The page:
“Half a century later, that same lack of freedom of expression has multiplied tenfold in Cuba. Anyone who doesn’t want to see what is happening doesn’t want to,” says Giroud, highly critical of the “administrative silence” position of some parties in Spain and Europe before the Government of the Island. “The left no longer defends Cuba, it only looks the other way, it confuses us a lot,” he confesses.
Tribute to black women and Santeria
Santeria as a balm for the loneliness of Cuban mothers who lose their children, either because they leave the Island or because they are burned on it, is the focus of the film’s plot Vicenta B.which was also presented this Sunday in the Horizontes Latinos section of the San Sebastian Festival, where it received a standing ovation.
Directed by Cuban Carlos Lechuga, it stars the magnetic Linnett Hernández Valdés, in the role of a powerful santera who wants to help others and thus neglects her personal life, but who loses her gift when her worries overwhelm her.
“When reality hits you, drinks and cards are not worth it, it is very difficult to keep faith,” Lechuga remarked in the colloquium after the film.
The director, whose grandmother was a card reader, had to find a very personal story in order to return to shooting in Cuba after being subjected to a period of censorship and surveillance for his previous film, Santa and Andrew (2016), which recounted the friendship between a revolutionary peasant woman and a gay writer whom she has to watch for three consecutive days.
“The greatest damage that has occurred in Cuba is the damage to the family, they have separated families, the elderly from the young people who have no chances on the island. This is a film about single mothers with children who either leave or they are burning”
The result was the script for Vicenta B., where there is no trace of ideological discourse. However, its author believes that it is a “very political film, because everything in Cuba is political,” as he pointed out in the colloquium after the screening.
Thus, it makes it clear that young people on the Island are forced to choose between uprooting themselves and leaving their families behind to work abroad, or staying and living in a depressing and penurious situation, and thereby burning out, which has turned the country into an “island of the elderly,” said the director.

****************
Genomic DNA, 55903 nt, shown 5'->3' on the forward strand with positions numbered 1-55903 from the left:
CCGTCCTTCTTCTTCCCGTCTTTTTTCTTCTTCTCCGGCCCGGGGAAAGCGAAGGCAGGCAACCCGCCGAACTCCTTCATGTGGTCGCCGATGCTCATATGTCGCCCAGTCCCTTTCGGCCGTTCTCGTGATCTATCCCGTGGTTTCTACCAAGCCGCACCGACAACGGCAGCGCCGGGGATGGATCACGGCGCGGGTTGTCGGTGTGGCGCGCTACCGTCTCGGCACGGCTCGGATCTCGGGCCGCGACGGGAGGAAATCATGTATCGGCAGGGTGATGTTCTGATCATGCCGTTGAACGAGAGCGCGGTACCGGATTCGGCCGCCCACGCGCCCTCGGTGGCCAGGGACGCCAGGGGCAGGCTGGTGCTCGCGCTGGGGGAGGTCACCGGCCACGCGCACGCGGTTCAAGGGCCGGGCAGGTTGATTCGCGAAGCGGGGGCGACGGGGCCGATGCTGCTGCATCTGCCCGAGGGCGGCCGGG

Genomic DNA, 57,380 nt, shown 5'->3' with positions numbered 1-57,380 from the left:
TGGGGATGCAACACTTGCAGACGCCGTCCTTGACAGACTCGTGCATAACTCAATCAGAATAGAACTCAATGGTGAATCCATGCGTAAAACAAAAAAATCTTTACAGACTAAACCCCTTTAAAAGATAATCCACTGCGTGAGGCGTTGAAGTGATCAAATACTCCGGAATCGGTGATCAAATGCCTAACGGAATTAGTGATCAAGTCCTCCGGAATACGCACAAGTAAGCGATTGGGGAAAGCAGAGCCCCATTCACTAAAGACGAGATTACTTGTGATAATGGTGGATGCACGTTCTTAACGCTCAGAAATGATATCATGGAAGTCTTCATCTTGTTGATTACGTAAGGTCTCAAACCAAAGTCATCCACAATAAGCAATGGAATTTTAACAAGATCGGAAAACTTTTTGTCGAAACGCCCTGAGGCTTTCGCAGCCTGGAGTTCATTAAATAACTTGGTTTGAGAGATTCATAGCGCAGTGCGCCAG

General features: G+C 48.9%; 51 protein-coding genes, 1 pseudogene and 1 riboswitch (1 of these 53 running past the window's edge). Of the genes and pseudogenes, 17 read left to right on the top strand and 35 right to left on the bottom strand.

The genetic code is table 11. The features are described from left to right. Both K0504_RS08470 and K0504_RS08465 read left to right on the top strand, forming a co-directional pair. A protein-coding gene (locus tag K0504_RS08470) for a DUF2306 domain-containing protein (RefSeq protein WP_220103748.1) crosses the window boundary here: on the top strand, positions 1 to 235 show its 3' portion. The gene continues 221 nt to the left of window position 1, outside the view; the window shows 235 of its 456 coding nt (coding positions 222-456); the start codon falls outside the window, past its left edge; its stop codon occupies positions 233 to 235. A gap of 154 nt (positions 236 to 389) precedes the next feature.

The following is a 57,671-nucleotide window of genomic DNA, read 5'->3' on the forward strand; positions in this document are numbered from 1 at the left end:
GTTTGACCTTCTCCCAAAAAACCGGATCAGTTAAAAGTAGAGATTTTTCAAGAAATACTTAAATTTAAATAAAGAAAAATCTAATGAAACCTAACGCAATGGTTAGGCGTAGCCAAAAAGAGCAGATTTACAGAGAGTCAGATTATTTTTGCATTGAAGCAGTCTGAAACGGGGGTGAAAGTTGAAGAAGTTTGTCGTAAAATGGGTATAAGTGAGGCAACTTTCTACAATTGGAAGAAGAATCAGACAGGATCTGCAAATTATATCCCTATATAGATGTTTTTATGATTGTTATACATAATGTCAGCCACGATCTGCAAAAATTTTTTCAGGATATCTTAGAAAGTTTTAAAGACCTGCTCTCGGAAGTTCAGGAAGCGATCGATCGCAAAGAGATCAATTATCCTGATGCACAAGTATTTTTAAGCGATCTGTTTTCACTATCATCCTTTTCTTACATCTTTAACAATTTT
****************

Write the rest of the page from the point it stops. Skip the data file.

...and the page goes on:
When Lechuga was shooting the film, at the worst moment of the pandemic, he accompanied his mother to get vaccinated against covid and observed how most of those who waited to be vaccinated later were older people with no one by their side.
“The greatest damage that has occurred in Cuba is the damage to the family, they have separated families, the elderly from the young people who have no chances on the island. This is a film about single mothers with children who either leave or they burn,” he remarked, after which he asked for freedom for the political prisoners in Cuba.
Actress Linnett Hernández Valdés, a Cuban resident in Paris, confessed that it has been the most difficult role she has assumed in her career, in which titles such as Cartagenatogether with Sophie Marceau and Christopher Lambert, or Love and Other Demons, as well as numerous theatrical works.
The actress confessed that she does believe that “supernatural things, spirits that accompany us” and that, as pointed out in the film, “an object, a stone, a piece of wood, can transmit a lot of things to you, especially peace with yourself”.
The film tells that just as the slaves found consolation in the gods when they were uprooted from Africa to take them to Cuba, or killed themselves in desperation, now many of their descendants cling to faith in a mixture of Christianity, African religions , spiritism and divination to ease their living conditions.
To prepare for her role, both in Paris and in Cuba, the actress went to tarot readers and card readers. “They told me how they threw the cards, they talked, they connected with those spirits. For me this is above all a tribute to the black woman and Cuban santera,” she concluded to applause.